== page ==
By Dickson Liong, Grade 10
The Liew family will soon have a new addition.
At approximately 8:40 AM of January 3rd, 2012, Ms. J. Liew announced to her Socials Studies 10 class in Block 1-2 that she was pregnant.
Once Ms. J. Liew made the announcement, all the students seemed to be in absolute shock; eyebrows were raised. We had questions and wanted answers; no one saw this news coming. At the same time, we felt extremely happy for her, to the point where some students gave her a standing ovation.
By Josephine Wong, Grade 12
(Click image for high resolution!)
By Mrs. Rajkumar
A new research from the Georgetown University Center on Education and the Workforce observes that the risk of unemployment for recent college graduates varies considerably, depending on their field of study.
Architecture majors face the highest unemployment rate (13.9%) as a result of the collapse of construction and home-building industries in the economic downturn. The report states that unemployment is generally higher for non-technical majors, such as in the arts (11.1%) and in social sciences (8.9%). Researchers found that unemployment rates are relatively low (5.4%) for recent graduates in education, engineering, sciences, and healthcare-related majors, as they are tied to stable or growing industry sectors and occupations.
Irrespective of major, attending college is a good bet, the study shows. The overall unemployment rate for recent bachelor’s degree holders is 8.9%, compared to 22.9% for recent high school graduates and 31.5% for recent high school dropouts. The overall unemployment rate for individuals with graduate degrees is just 3%, the report states.
In tough times, many new graduates take shelter in graduate school, and that’s not a bad strategy, the report suggests. Not just for recent graduates, but overall, graduate-degree holders face lower unemployment rates than those with only bachelor’s degrees (5%). However, the job security of an industry-oriented major may not coincide with high earnings. Health-care, science, and business majors with recent degrees have relatively low unemployment rates and high earnings; for education, psychology, and social-work majors, both unemployment rates and earnings are low.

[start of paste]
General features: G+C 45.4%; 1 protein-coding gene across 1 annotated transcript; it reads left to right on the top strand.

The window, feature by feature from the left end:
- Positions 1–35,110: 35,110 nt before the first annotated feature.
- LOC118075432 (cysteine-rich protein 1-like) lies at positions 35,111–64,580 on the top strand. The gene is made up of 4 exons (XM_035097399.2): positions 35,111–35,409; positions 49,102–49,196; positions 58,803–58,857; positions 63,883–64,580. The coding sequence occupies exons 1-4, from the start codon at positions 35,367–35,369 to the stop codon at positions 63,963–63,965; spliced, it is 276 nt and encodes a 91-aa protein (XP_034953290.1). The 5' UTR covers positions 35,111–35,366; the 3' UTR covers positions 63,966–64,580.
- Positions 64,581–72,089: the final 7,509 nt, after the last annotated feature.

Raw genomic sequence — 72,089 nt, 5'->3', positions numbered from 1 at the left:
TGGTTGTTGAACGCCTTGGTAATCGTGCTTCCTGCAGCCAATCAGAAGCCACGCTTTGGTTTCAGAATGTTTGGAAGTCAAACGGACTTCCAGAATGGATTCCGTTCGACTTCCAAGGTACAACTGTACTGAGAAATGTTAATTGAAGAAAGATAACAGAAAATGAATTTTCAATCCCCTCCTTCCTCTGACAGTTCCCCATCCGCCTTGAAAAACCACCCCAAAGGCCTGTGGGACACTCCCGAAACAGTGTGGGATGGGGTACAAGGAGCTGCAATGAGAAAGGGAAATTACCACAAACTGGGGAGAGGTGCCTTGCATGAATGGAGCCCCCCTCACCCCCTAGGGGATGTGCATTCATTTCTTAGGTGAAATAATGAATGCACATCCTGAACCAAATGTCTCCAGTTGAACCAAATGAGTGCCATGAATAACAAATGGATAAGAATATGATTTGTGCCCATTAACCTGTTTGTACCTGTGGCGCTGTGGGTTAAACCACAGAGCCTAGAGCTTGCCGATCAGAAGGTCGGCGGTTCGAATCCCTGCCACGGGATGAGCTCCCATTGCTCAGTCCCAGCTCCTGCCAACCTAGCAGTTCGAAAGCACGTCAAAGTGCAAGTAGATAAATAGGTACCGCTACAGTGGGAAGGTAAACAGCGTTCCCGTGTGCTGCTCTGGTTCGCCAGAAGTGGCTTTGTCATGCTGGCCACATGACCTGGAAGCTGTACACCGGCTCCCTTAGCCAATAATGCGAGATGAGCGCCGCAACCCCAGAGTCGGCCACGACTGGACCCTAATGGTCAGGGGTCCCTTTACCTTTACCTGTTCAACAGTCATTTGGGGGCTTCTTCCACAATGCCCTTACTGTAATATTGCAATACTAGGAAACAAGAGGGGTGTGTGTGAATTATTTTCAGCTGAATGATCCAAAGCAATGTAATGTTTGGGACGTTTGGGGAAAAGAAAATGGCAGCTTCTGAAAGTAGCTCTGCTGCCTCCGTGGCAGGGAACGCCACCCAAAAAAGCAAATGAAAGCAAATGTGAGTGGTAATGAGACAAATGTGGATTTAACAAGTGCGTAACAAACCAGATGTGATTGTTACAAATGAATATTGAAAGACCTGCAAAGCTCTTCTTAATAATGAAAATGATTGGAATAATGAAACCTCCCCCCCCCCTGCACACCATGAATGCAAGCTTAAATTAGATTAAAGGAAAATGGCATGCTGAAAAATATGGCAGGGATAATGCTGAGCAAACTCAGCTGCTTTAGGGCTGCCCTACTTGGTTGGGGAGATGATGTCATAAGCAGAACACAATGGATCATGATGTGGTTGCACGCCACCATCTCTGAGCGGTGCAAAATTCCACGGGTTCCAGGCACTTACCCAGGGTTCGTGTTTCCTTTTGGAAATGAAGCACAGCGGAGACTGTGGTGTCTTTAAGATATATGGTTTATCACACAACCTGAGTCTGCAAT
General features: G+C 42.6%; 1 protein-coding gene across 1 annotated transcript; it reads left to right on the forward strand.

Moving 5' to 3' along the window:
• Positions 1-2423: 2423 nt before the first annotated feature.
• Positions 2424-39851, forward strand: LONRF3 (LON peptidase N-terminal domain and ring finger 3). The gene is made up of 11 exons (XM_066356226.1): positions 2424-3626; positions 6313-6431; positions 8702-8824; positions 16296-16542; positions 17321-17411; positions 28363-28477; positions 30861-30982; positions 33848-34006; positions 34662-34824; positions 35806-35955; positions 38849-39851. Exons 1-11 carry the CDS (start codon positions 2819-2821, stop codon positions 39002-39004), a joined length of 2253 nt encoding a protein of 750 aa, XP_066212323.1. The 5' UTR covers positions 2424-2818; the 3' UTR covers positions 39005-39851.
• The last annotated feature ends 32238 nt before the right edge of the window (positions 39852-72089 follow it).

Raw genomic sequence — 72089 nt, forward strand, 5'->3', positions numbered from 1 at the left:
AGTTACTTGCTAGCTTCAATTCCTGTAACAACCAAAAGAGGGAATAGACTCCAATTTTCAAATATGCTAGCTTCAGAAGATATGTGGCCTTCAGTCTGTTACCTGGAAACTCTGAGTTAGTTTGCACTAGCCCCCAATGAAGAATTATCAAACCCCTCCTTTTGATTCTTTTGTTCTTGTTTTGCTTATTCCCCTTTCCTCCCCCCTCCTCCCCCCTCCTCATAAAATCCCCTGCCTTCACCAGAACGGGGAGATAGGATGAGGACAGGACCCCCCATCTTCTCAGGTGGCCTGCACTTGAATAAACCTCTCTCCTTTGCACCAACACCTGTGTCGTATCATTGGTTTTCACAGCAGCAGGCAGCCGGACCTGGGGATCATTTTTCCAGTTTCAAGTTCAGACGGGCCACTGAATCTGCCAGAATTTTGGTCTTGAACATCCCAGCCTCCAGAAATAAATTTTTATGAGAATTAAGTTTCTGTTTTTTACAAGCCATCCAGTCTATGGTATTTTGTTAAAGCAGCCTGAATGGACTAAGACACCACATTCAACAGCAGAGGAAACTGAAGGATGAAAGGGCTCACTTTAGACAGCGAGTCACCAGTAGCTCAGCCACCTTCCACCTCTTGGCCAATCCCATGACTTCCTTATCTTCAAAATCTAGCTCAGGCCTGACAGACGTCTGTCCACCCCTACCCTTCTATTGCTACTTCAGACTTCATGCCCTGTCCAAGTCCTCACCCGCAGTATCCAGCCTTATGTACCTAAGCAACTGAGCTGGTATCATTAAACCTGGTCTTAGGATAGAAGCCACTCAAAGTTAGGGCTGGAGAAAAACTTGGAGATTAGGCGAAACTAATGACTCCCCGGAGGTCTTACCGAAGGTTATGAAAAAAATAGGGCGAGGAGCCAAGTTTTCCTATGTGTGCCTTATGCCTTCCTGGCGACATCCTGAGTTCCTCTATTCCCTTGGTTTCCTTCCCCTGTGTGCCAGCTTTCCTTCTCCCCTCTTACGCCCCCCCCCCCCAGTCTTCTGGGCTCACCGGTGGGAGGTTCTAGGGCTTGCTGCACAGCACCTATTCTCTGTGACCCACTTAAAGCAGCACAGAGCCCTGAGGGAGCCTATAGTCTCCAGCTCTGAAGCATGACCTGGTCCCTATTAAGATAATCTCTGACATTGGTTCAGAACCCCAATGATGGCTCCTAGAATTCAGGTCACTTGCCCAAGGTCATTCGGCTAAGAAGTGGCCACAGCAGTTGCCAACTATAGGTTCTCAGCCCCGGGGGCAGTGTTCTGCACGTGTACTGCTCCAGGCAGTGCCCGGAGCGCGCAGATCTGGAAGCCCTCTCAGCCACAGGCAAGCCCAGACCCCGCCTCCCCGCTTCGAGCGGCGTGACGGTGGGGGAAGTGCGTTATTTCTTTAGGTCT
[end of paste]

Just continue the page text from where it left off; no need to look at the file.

(n.d.). Hard Times. Retrieved from Georgetown University website: http://cew.georgetown.edu/unemployment/
It’s that time of the year again! YCCD (Youth Celebrate Canada Day Committee) will be selling ethical rose grams, and all proceeds go towards funding the RCC Canada Day event!
Why “ethical” roses?
Unfortunately, many roses are not grown properly nowadays. They have considerable impact on the environment as well as on the people who are part of the production line. Fair-trade roses guarantee several things. First of all, they have been produced using sustainable methods, meaning that they have been grown in a way so that the harm to the environment is minimized. Also, workers receive fair treatment; they have reasonable wages and working hours, as well as a safe working environment. Last but not least, no child labour or forced labour is used anywhere in the production of these roses.
$5 per rose
Combo: 3 for $13
Colours: Red, Pink, Yellow, Orange, White
*Delivered during Blocks 1-4 and 1-3 on February 14th
We’re selling in the foyer at lunch. Quantities are LIMITED, so get your roses ASAP!
Roses from Amoda Flowers (http://www.amodaflowers.com/)
By Gurpreet Randhawa, Grade 10
When Cory Schneider was drafted in the 2004 NHL entry draft, not many people thought that he would’ve given Roberto Luongo some competition for the starting goaltender position.
On October 18th, 2011, Schneider made his first start of the 2010-2011 NHL regular season against the Carolina Hurricanes. He stopped 32 shots in the 5-1 victory. Schneider ended the season with a 2.23 GAA and a .992 save percentage over 25 games. His record was 16-4-2, and he finished his rookie season with the William M. Jennings Trophy. Schneider has started the 2011-2012 season with a 10-5-0 record and has a save percentage of 92.7% so far. The million-dollar question is: should the Canucks deal Schneider?
By Mike Chen, Grade 12